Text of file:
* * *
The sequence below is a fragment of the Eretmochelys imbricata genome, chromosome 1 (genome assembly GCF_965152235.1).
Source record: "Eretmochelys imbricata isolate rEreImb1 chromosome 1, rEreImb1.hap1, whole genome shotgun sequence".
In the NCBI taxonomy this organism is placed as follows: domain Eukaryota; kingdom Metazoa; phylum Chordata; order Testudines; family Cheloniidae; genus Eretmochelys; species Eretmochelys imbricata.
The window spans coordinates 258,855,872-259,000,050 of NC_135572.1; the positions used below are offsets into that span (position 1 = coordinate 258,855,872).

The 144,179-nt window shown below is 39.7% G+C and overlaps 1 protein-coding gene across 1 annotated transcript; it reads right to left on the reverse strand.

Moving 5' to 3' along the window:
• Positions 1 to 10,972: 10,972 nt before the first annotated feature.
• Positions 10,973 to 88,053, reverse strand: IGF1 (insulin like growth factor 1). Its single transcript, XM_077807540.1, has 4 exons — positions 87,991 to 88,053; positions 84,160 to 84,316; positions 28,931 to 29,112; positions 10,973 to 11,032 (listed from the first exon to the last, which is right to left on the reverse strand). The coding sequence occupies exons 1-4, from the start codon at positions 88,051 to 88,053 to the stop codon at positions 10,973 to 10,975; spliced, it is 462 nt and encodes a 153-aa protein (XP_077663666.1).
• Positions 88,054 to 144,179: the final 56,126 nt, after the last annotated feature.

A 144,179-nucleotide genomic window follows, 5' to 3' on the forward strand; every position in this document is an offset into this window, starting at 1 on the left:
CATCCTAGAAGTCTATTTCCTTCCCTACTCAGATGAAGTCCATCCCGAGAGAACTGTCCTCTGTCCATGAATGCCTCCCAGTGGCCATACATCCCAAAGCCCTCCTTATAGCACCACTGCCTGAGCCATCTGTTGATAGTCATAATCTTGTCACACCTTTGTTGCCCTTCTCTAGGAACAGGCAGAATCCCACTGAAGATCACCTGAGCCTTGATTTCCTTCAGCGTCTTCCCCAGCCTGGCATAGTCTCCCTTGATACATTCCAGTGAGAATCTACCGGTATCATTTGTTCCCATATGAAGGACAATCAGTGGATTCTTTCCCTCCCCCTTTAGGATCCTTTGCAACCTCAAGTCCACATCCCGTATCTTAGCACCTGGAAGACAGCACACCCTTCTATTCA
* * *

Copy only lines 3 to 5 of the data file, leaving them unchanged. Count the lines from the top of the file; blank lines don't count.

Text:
In the NCBI taxonomy this organism is placed as follows: domain Eukaryota; kingdom Metazoa; phylum Chordata; order Testudines; family Cheloniidae; genus Eretmochelys; species Eretmochelys imbricata.
The window spans coordinates 258,855,872-259,000,050 of NC_135572.1; the positions used below are offsets into that span (position 1 = coordinate 258,855,872).

The 144,179-nt window shown below is 39.7% G+C and overlaps 1 protein-coding gene across 1 annotated transcript; it reads right to left on the reverse strand.